ELAINE WILCOCK ponders ‘Which came first – thought or language?

Just like the chicken and the egg argument it is hard to come to a conclusive answer to the language and thought debate.  Is it a matter of which came first? Or is it a matter of influence? Various well-known theorists have provided their theories with examples. Sapir and Whorf formed a hypothesis which became known as ‘Linguistic Determinism’ which came in two forms, ‘strong’ and ‘weak’ (Badhesha, R. S. 2002). Strong suggested that Language controls thought and weak suggests that language influences thought. Strong determinism is a little less reasonable and just like many linguists, I do not believe that many people will agree with this. However, the weak determinism idea is a little more credible and there are various examples that reinforce this idea such as Whorf’s ‘empty’ petrol drum example, whereby workers thought that ‘empty’ meant the drum wasn’t dangerous and so flicked their cigarettes at it (Whorf, B. L., 1956). Another example is the way in which people talk could influence stereotypes about that person. For example, if someone spoke using no contractions and a ‘posh’ accent, some people could consider them to be arrogant. Therefore the language they use influences other people’s thoughts.

On the other hand, linguists such as Steven Pinker criticise the Whorf hypothesis in his book The Language Instinct. His belief was that thought determines language. He uses the examples of babies using pointing to get things they want before they can speak. They would have to have thought of a way to express what they wanted without being able to use communication in the way their parents would. Pinker also uses the idea of ambiguity to express his belief as if a sentence has two meanings it could be interpreted in two different ways and so two people could think about it in different ways (Mishlove, J., 1998).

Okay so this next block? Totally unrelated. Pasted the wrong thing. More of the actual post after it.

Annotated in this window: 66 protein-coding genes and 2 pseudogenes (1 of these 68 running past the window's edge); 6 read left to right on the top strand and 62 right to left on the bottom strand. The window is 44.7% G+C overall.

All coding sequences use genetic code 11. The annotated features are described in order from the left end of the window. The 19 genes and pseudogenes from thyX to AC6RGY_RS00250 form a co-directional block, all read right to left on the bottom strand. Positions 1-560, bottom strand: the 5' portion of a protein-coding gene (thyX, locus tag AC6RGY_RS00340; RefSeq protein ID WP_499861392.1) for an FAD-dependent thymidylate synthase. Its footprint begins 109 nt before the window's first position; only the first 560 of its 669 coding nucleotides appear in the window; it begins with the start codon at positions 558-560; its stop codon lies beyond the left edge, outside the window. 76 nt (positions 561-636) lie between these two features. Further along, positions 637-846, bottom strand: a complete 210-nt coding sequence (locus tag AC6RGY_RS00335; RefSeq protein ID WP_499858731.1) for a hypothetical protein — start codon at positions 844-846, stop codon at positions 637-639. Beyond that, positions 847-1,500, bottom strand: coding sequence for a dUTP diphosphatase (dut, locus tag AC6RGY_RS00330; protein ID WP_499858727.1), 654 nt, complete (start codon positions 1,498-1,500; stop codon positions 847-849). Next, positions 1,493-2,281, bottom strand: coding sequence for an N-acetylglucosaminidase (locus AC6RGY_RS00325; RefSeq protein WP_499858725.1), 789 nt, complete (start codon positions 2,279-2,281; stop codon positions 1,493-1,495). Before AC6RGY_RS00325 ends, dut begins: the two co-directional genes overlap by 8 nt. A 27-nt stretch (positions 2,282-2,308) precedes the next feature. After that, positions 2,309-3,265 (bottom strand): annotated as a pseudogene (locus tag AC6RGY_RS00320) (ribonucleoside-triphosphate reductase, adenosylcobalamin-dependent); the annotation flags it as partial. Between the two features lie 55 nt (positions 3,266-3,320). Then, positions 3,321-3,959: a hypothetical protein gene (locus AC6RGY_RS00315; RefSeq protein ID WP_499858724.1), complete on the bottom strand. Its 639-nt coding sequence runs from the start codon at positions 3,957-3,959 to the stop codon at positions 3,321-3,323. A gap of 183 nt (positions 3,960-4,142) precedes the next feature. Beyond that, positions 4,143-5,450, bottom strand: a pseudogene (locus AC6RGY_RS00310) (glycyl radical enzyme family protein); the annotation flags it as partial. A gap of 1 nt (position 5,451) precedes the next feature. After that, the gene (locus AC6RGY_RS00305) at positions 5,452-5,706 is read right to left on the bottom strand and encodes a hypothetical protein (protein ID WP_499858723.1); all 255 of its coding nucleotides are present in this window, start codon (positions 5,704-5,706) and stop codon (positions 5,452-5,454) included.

Steinburg’s belief that language is a tool for thought (Tsoi, T., 2010), is supported by a substantial amount  of evidence. For example, without being able to think, language would not have been able to be created in the first place. Cavemen and feral children who hadn’t learnt how to speak wouldn’t be able to form any type of idea. Also, ask yourself the question: ‘Do all humans think the same?’ Language has rules that all people who know how to communicate can follow, if language determined thoughts everyone would have to think the same or roughly the same in order to follow these rules. However, many different people have hundreds of conflicting thoughts compared to their friends or family or strangers. For example, take a book –  language describes characters and settings and yet people could have a different picture in their mind when it comes to what that character looks like or what their personality is like.

There are strong arguments to support both conflicting viewpoints, however, I believe that there is stronger evidence for language being a tool for thought, but what is your opinion? Is there a correct side or is it a matter of opinion?

 ELAINE WILCOCK, English Language Undergraduate, University of Chester, UK

References

Badhesha, R. S. (2002) Sapir-Whorf Hypothesis. [Online]
Available at: http://zimmer.csufresno.edu/~johnca/spch100/4-9-sapir.htm
[Accessed 1 January 2014].